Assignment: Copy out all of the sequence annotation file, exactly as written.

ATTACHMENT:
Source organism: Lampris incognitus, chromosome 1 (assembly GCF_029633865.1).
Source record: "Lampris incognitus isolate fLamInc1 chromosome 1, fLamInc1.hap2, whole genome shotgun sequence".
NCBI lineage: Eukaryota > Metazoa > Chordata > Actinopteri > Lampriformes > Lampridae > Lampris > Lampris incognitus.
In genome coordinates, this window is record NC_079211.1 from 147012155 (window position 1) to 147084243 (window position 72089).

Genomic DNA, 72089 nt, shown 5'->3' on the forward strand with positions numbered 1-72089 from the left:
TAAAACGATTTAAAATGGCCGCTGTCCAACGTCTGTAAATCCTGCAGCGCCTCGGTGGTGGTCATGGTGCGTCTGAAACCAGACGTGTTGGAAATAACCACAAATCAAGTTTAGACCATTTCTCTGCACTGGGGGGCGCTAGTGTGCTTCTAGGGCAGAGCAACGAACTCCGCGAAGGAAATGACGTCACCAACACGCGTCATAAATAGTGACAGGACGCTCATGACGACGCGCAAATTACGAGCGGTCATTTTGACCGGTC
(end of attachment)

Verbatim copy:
Source organism: Lampris incognitus, chromosome 1 (assembly GCF_029633865.1).
Source record: "Lampris incognitus isolate fLamInc1 chromosome 1, fLamInc1.hap2, whole genome shotgun sequence".
NCBI lineage: Eukaryota > Metazoa > Chordata > Actinopteri > Lampriformes > Lampridae > Lampris > Lampris incognitus.
In genome coordinates, this window is record NC_079211.1 from 147012155 (window position 1) to 147084243 (window position 72089).

Genomic DNA, 72089 nt, shown 5'->3' on the forward strand with positions numbered 1-72089 from the left:
TAAAACGATTTAAAATGGCCGCTGTCCAACGTCTGTAAATCCTGCAGCGCCTCGGTGGTGGTCATGGTGCGTCTGAAACCAGACGTGTTGGAAATAACCACAAATCAAGTTTAGACCATTTCTCTGCACTGGGGGGCGCTAGTGTGCTTCTAGGGCAGAGCAACGAACTCCGCGAAGGAAATGACGTCACCAACACGCGTCATAAATAGTGACAGGACGCTCATGACGACGCGCAAATTACGAGCGGTCATTTTGACCGGTC